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SPORTS MASSAGE RESEARCH PROTOCOLS AND INDUSTRY STANDARDS

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Date Issued:
2015
Abstract/Description:
The purpose of this study was to determine which MT techniques current licensed massage therapists practicing sports massage are using to treat delayed onset muscle soreness (DOMS) by conducting an anonymous online survey of practicing sports massage therapists. The secondary purpose was to determine if previous sports massage research protocols match current practices in sports massage to treat DOMS. There were 85 anonymous respondents ranging in age from 24 to 74 years with a mean age of 44.5 years. Participants included 55 female (65.5%) and 29 male (34.5%) therapists. Professional experience ranged from 4 years or less to more than 20 years, and the majority reported having training specific to sports massage. Previous research methods have placed an overwhelming emphasis on effleurage and petrissage in the treatment protocols to test the effects of massage on DOMS. However, practicing therapists rely on many more techniques and modalities when giving sports massage treatments for DOMS. On a scale of 1 to 5 respondents rated the importance of effleurage strokes in their sports massage treatment at 3.3, petrissage strokes averaged 3.4, friction 3.3, and tapotement ranked slightly lower with a weighted average of 2.1. Sixty six percent of respondents reported that they use stretching techniques often or always. Myofascial release techniques are used sometimes or often for 65% of the respondents, but fewer utilize manual lymphatic drainage in their sports massage. Additional techniques besides those mentioned in the survey are used by 64% of the respondents.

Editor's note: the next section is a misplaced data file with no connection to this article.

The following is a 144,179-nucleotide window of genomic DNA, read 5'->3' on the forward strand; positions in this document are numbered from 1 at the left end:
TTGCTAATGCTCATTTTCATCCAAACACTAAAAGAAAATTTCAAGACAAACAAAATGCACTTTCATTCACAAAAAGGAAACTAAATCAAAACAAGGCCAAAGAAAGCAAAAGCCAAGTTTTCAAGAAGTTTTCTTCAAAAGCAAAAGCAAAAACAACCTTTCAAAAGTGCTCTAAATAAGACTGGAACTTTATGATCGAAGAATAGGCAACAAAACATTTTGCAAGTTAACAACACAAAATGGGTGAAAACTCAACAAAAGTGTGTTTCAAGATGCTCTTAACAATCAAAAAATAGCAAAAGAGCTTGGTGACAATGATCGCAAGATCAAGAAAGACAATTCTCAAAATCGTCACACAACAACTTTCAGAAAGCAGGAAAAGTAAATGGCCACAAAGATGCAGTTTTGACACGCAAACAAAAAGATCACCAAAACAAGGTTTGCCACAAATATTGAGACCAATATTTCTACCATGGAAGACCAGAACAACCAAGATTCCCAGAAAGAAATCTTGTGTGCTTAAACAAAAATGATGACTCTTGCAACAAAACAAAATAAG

Title: SPORTS MASSAGE RESEARCH PROTOCOLS AND INDUSTRY STANDARDS.
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Name(s): Kest, Amber, Author
Valdes, Anna, Committee Chair
University of Central Florida, Degree Grantor
Type of Resource: text
Date Issued: 2015
Publisher: University of Central Florida
Language(s): English
Abstract/Description: The purpose of this study was to determine which MT techniques current licensed massage therapists practicing sports massage are using to treat delayed onset muscle soreness (DOMS) by conducting an anonymous online survey of practicing sports massage therapists. The secondary purpose was to determine if previous sports massage research protocols match current practices in sports massage to treat DOMS. There were 85 anonymous respondents ranging in age from 24 to 74 years with a mean age of 44.5 years. Participants included 55 female (65.5%) and 29 male (34.5%) therapists. Professional experience ranged from 4 years or less to more than 20 years, and the majority reported having training specific to sports massage. Previous research methods have placed an overwhelming emphasis on effleurage and petrissage in the treatment protocols to test the effects of massage on DOMS. However, practicing therapists rely on many more techniques and modalities when giving sports massage treatments for DOMS. On a scale of 1 to 5 respondents rated the importance of effleurage strokes in their sports massage treatment at 3.3, petrissage strokes averaged 3.4, friction 3.3, and tapotement ranked slightly lower with a weighted average of 2.1. Sixty six percent of respondents reported that they use stretching techniques often or always. Myofascial release techniques are used sometimes or often for 65% of the respondents, but fewer utilize manual lymphatic drainage in their sports massage. Additional techniques besides those mentioned in the survey are used by 64% of the respondents.
Identifier: CFH0004846 (IID), ucf:45476 (fedora)
Note(s): 2015-08-01
B.S.
Education, Dept. of Educational and Human Sciences
Bachelors
This record was generated from author submitted information.
Subject(s): massage
sports massage
delayed onset muscle soreness
DOMS
massage research methods
Persistent Link to This Record: http://purl.flvc.org/ucf/fd/CFH0004846
Restrictions on Access: campus 2016-08-01
Host Institution: UCF

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